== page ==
Most presets will work with any camera brand. Kirk Mastin is such a perfectionist that each set of presets comes with slight adjustments for different camera brands. So although these presets will work with any camera, they’re specifically designed for Nikon, Canon, Fuji, and Sony.
It’s fairly common for retailers of Lightroom presets not to offer refunds, as they can’t be ‘returned’. So if you’re unsure about whether you want the presets, reach out to support and have them process one for you.
Or in the case of Mastin Labs, you can join the huge 20k+ FB community. You can then ask someone in there to process one for you, to help you decide.
Fuji 400 Blue, All Hard
What Are Mastin Labs Presets?
Mastin Labs are Lightroom presets developed by Kirk Mastin. He has meticulously spent hundreds of hours ‘hybrid shooting’ with both film and digital. Then he scanned the developed film using his own Fuji Frontier scanner, and made hundreds of micro adjustments, to make the photos look exactly the same.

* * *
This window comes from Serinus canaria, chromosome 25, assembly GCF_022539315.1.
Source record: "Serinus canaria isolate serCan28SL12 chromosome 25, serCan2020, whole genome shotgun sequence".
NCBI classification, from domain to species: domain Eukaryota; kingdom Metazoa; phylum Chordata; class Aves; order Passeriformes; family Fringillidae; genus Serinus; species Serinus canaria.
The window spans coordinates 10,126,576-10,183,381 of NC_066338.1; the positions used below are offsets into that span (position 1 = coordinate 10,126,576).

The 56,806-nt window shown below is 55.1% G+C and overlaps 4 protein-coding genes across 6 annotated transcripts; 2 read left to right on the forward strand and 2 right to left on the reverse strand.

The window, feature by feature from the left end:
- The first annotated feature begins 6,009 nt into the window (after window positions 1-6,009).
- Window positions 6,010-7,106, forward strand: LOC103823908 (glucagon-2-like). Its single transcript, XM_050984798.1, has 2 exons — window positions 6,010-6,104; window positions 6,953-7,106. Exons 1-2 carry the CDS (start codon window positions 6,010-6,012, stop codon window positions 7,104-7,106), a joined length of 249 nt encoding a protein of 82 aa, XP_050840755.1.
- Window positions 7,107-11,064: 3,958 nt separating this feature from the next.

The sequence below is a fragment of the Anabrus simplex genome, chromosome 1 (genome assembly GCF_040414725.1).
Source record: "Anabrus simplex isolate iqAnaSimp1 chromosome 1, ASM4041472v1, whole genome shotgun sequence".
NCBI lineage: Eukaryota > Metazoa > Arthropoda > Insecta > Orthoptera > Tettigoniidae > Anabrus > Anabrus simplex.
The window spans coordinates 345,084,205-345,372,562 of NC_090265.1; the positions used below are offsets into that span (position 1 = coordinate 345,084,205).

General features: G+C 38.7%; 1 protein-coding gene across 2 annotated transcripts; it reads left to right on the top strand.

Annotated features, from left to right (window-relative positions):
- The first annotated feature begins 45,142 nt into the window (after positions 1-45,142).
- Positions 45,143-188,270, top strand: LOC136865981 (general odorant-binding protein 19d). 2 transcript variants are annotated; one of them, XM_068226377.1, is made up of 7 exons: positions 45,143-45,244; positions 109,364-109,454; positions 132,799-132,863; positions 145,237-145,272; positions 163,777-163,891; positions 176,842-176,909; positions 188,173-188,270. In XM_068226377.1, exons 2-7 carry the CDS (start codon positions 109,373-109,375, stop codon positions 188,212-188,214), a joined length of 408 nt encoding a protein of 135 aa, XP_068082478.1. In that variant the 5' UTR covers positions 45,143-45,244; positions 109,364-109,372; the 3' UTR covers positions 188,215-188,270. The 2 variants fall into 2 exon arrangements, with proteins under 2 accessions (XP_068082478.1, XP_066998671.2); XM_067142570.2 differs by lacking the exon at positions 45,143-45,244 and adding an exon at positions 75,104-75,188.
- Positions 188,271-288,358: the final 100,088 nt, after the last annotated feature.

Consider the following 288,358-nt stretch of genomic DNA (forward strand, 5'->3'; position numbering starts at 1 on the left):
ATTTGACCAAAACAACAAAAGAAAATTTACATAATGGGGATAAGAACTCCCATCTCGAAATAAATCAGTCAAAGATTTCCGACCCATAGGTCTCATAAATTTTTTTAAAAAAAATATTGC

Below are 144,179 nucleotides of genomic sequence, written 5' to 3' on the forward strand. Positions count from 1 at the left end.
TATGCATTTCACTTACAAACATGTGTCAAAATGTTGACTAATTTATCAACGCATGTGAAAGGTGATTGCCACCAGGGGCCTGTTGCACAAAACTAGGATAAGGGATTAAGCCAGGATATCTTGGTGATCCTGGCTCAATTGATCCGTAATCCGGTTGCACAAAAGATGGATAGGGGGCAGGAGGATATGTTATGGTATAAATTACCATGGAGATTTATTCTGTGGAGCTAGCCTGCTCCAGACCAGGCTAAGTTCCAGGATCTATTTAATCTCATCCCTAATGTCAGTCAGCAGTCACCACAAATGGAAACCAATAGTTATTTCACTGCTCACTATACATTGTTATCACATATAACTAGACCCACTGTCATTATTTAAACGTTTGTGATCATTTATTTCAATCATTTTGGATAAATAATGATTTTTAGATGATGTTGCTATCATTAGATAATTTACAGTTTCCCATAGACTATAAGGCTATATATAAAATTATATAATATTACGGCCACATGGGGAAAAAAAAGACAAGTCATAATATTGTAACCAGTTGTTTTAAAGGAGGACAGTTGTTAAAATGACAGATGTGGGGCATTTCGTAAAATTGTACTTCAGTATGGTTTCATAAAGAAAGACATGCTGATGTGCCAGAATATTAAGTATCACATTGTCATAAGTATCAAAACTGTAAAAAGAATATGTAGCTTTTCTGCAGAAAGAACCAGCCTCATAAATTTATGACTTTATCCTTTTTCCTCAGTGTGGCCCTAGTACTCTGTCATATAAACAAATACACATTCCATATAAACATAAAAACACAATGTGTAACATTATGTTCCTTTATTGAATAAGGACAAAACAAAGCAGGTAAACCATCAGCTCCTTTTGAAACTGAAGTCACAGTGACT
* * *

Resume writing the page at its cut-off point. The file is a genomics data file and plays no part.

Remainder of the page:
Film is timeless and beautifully subtle. It takes a trained eye, a restrained hand and a lot of effort to achieve the same effect in digital.
There seems to be a misconception that these presets are only for photographers who shoot on film or both film and digital. The reality is that they also serve as a fantastic way for digital-only shooters to discover a new format, as well as their favourite films.
Personally, I fell in love with Ilford Pan F, Delta 3200, and Portra 160 — three films I’d never even shot before.
Delta 3200, Highlights Hard
Pros of Mastin Labs Presets
So far, they’re the most accurate film emulation presets I’ve ever used. And they’re not just ‘hey this looks like film’. They’re ‘oh wow, that’s Ilford Pan F’.
They’re incredibly easy to use. I’m personally not trying to exactly match the look of film. I don’t require that level of accuracy, so I can be done in 1-4 clicks.